This CX Mini Masterclass explains a simple yet effective CX tool for driving customer-centric change and ensuring that business decisions support an organization’s overall CX goals. Show host and customer experience expert, Julia Ahlfeldt, explains the customer impact scorecard, how to build one and then how to use it to ensure that business changes work for – not against – CX. Julia also shares some news about a planned hiatus for the show. If you’re looking for a practical approach to help cross functional teams stay the course towards shared customer experience goals, then this episode is for you.
A simple tool for an important job
We’ve all seen it happen. Someone in IT, sales or operations makes a decision about a new product or a process with the best intentions, but the resulting change has a negative impact customer experience. When these things happen, it’s rarely out of malice. After all, no one (or at least we hope no one) goes around intentionally making customer experiences worse.
More often than not, the team that implemented the change just wasn’t thinking about the downstream impact on customer experience. This is bound to happen, because honestly, most businesses are geared to solve business problems. The customer may be the guiding light for CX departments and some executives, but historically that hasn’t been true for all teams. Additionally, the more removed a team is from the customer, the more difficult it can be to draw a connection between day to day responsibilities and customer outcomes.
In this scenario, a little assistance and structure are in order. And a customer impact scorecard is a great tool to for CX leaders to have in their toolbox.
A customer impact scorecard is a rating or evaluation tool that prompts the user to assess how something – be that a change to people, processes or technology – will eventually turn into customer outcomes and if these outcomes are desirable, neutral or adverse. The idea being that a scorecard becomes a quick and easy check and balance to avoid decisions which might inadvertently damage customer experience. It encourages stakeholders to pause and make an honest assessment of the impact on customer experience by moving the thinking from inside out to outside in.
Some organizations already have risk assessment scorecards in place for any business change or major investment, so why can’t the same assessment be done for customer experience? Surely customer experience is just as important to the long-term viability of any business. (And if you’d like to know a little bit more about helping your organization balance business risk and CX, then be sure to check out episode 36.)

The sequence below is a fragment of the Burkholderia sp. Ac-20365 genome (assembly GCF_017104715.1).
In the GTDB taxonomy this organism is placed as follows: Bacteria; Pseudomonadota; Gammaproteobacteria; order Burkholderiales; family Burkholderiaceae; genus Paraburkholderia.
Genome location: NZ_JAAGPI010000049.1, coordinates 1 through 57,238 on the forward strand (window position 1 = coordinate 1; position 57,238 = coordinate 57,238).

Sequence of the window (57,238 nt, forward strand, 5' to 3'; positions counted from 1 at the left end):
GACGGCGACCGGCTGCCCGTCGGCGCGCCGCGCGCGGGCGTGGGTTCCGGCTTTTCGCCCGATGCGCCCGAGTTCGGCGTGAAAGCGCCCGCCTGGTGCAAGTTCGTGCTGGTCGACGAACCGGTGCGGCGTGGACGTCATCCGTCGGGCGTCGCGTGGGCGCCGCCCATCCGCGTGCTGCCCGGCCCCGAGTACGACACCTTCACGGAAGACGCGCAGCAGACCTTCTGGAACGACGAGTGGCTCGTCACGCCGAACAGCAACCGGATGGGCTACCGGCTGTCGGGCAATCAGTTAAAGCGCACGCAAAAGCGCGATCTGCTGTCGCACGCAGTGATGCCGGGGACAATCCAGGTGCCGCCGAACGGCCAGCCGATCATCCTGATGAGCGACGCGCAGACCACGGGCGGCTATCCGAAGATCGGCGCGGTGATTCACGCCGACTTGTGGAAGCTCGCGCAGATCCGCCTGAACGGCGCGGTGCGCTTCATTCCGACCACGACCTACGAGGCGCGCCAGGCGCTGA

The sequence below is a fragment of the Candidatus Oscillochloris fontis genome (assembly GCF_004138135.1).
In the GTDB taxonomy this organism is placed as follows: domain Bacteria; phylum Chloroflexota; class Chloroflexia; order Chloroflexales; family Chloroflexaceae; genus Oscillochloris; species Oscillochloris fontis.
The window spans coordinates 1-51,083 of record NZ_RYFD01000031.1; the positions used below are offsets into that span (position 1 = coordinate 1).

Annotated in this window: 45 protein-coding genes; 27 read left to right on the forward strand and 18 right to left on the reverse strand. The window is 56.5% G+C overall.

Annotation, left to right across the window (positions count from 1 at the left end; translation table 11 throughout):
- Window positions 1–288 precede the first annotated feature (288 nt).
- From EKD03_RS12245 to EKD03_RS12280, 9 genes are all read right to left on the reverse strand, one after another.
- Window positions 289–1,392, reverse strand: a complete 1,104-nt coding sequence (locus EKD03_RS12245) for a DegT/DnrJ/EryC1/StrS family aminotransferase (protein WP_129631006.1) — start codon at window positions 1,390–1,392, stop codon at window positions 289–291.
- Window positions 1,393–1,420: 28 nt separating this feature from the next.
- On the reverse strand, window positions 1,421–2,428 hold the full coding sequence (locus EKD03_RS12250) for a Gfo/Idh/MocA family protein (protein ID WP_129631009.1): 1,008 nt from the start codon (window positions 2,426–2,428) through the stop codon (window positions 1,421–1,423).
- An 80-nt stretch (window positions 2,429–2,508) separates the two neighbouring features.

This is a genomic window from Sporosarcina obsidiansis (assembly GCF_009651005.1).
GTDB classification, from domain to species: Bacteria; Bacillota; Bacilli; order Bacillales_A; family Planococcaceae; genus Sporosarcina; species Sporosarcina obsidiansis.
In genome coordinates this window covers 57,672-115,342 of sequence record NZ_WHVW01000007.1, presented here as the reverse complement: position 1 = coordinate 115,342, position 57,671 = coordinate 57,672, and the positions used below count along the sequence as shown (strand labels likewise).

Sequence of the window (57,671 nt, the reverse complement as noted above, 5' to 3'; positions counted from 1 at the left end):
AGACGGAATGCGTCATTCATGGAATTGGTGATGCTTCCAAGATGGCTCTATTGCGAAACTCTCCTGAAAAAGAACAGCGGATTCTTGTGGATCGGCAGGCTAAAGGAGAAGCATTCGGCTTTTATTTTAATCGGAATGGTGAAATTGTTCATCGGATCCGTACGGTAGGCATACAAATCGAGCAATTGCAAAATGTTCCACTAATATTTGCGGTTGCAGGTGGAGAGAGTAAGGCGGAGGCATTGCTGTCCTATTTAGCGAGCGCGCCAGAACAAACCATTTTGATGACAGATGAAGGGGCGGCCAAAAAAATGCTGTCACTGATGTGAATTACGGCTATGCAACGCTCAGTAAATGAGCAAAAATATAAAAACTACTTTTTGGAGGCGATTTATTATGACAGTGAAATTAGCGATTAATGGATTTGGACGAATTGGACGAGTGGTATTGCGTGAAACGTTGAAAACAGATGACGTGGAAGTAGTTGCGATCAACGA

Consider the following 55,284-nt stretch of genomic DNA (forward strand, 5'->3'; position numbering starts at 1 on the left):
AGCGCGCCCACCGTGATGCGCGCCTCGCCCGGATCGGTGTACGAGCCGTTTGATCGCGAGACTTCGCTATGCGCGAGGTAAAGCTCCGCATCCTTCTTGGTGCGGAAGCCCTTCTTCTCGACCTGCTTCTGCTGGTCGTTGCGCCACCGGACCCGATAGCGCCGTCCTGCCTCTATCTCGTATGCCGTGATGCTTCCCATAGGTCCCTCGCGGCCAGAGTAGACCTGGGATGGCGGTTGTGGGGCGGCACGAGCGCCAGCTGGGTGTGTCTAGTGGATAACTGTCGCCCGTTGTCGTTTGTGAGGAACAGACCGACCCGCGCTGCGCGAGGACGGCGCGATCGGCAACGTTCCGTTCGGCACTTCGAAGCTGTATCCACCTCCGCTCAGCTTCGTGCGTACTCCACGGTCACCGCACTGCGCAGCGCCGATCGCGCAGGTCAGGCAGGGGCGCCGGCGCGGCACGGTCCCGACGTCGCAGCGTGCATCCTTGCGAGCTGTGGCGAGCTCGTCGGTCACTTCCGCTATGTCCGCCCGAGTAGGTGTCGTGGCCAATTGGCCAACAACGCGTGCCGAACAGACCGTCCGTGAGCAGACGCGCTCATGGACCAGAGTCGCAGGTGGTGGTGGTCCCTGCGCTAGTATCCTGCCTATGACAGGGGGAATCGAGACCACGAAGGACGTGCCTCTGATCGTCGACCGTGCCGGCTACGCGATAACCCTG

Building and using your customer impact scorecard
- Identify which attributes to evaluate – These could relate to your customer promise, CX principles or what is known to be important to the customer. It’s helpful to identify 5-10 points to evaluate and phrase them as thought-starter questions. E.g. Will this change impact how easy it is for customers to do business with us?
- Set your rating scale – The ratings for each attribute should range from positive to negative. A 3 or 5 point scoring scale usually works nicely. Regardless of which size scale is used, a negative impact should yield a negative score, a neutral impact should yield a score of zero, and a positive impact should yield a positive score. When the overall evaluation points for the business change are tallied, a positive rating indicates a change with a net positive impact on CX, while a net negative score should raise red flags about something that would potentially have an adverse effect on CX.
- Identify the right forum for implementation – Pinpoint the process for vetting or prioritizing new initiatives and see if a customer impact scorecard can be included in that process. Project management, finance and legal are some of the typical gatekeepers for business change.
It’s important to keep the customer impact scorecard simple and straightforward. The goal is to guide cross functional leaders to consider the customer before they make a business decision, but to avoid creating complex red tape that stakeholders end up resenting.
News about the podcast
As shared with listeners at the start of the episode, I’ll be taking a hiatus from publishing new CX Mini Masterclasses for the next few months. The show will be back later in 2020. Keep an eye out for periodic re-broadcasts of favorites from the archive and possible new content from guest contributors.
Want to keep learning about CX?
If you’d like to checkout more of these CX Mini Masterclasses or listen to my longer format CX expert interviews, check out the full listing of episodes for this CX podcast.
Decoding the Customer is a series of customer experience podcasts created and produced by Julia Ahlfeldt, CCXP. Julia is a customer experience strategist, speaker and business advisor. She is a Certified Customer Experience Professional and one of the top experts in customer experience management. To find out more about how Julia can help your business achieve its CX goals, check out her customer experience advisory consulting services (including CX strategy, voice of customer and culture change) or get in touch via email.